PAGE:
These cases differ from sexual assaults in that while they are second-degree felonies punishable by up to 20 years in prison, they are not sex crimes per se, as the victims are not jailbait. The alleged perpetrators don't have to sign up for the sex offender registry after their release. The crime solely resides in the fact the participants in the sex acts are teachers and students at the same high school. (Colleges are exempted, and teachers at rival schools can bang students across town with impunity, so long as they are 17 and up.)
One of the more notable (and, we might add, sordid) examples was in the Metroplex town of Kennedale, where Brittni Colleps, a married 27-year-old English teacher and mother of three, allegedly arranged to be gang-banged by four members of the varsity starting gridiron eleven, all of whom were 18 and 19.
Is that a firing offense? Most definitely, as it was both a lapse in her professional ethics and her personal life. Of course teachers should not be fired and barred from teaching for having an affair with a consenting adult or even ten in succession, but to do so with even one student is beyond the pale.
And taking on four or five at a time, well, let's just say that should word of such sexcapades leak out into the lunchroom, it could erode her authority in class. And leak out such shenanigans do in this high-tech age; cellphone video of Colleps's orgy was (and probably still is) circulating around Kennedale.
So Colleps was unethical, dishonest, stupid and hella kinky. But is it worth the five felonies Colleps is charged with?
Texas criminal justice expert Scott Henson doesn't think so. To him, prison and/or any kind of custodial sentence is unnecessary.
While acknowledging that the North Texas DAs are within their rights to prosecute Colleps since the improper relationship law is, after all, on the books, he does wonder about the wisdom of that law.
He also doubts that there is any public safety benefit to incarcerating her. "She'll never work at another school so there's little risk of a repeat, and the boys were all of age," he points out.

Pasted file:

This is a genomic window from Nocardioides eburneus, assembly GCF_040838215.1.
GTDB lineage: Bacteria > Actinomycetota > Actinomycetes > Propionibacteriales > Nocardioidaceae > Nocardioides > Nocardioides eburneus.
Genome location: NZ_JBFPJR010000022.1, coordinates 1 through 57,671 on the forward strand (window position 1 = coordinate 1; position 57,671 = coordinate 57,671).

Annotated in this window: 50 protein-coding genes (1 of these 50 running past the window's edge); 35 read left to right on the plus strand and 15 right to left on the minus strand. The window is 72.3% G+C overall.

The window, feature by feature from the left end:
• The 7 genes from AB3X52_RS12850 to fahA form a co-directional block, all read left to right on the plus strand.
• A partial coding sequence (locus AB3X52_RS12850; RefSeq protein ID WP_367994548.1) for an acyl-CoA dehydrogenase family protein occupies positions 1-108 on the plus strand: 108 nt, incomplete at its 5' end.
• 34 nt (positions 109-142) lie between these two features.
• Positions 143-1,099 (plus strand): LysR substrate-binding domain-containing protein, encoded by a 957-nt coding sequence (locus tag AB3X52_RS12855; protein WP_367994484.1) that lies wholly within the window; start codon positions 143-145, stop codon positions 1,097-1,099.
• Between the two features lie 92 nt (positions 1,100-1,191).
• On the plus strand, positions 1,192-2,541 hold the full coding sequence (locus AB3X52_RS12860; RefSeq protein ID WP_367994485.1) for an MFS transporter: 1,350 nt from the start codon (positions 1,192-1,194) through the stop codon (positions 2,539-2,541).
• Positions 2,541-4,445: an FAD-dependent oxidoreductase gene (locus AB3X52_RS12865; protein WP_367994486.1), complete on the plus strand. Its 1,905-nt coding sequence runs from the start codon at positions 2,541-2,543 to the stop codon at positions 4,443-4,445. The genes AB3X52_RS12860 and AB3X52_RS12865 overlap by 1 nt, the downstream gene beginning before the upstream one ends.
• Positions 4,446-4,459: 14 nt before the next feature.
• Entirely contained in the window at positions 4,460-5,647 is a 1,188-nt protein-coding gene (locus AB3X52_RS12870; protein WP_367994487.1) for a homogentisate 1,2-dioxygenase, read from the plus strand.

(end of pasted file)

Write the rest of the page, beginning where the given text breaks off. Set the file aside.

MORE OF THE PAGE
"It kind of reminds me of the 'sex offenders' on the registry who are actually now married to their 'victims,'" he adds. "The law says it's a crime, but the consensual nature of the illegal act, particularly among legal adults, sorta turns the word 'victim' on its head."
A case very much like that has just come to light in Hudson, just outside of Lufkin in deep East Texas. Back in March, deputies came upon 23-year-old debate teacher Jesus "Jesse" Gonzalez parked way back in the woods with a 17-year-old student. They couldn't explain why they were there, and finally the girl admitted to having a sexual relationship with her teacher.
Gonzalez was hauled away in cuffs, made bond, resigned his teaching job the next day, and awaited trial, where he was looking at two to 20 years in TDC.
But then on June 11, he and his former student, who is now 18 and a high school graduate, tied the knot. And he might just be off the hook now. Earlier this week, Angelina County District Attorney Clyde Herrington told the Lufkin Daily News that the case could now be very difficult to prosecute.
"It could present a difficult situation with the husband/wife privilege wherein the young lady does not have to testify against him," Herrington said. "For now we will leave the charges pending, complete the investigation and then make some sort of decision as to how to proceed."
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Gonzalez's attorney, Al Charanza, unsurprisingly concurs, but also told the Daily News that his client could go back into teaching at some point: "The current circumstances involving Jesse Gonzalez will mitigate many of the concerns in this case if he's resigned his position and may not go back into teaching," he said, and added that "Teachers need to be careful how they befriend students."
Indeed they do. And we don't know if "befriend" is exactly the word Charanza was looking for there.
But even more so than with Colleps, Henson fails to see that the state of Texas will be made safer through locking Gonzalez up, especially since doing so now would also be detrimental to the alleged victim in this case.
"Hard to see the benefit of prosecution in such an instance," he writes in an e-mail to Hair Balls. "Certainly it does nothing to protect the supposed 'victim,' and in fact it harms her by diminishing the earning power of her family."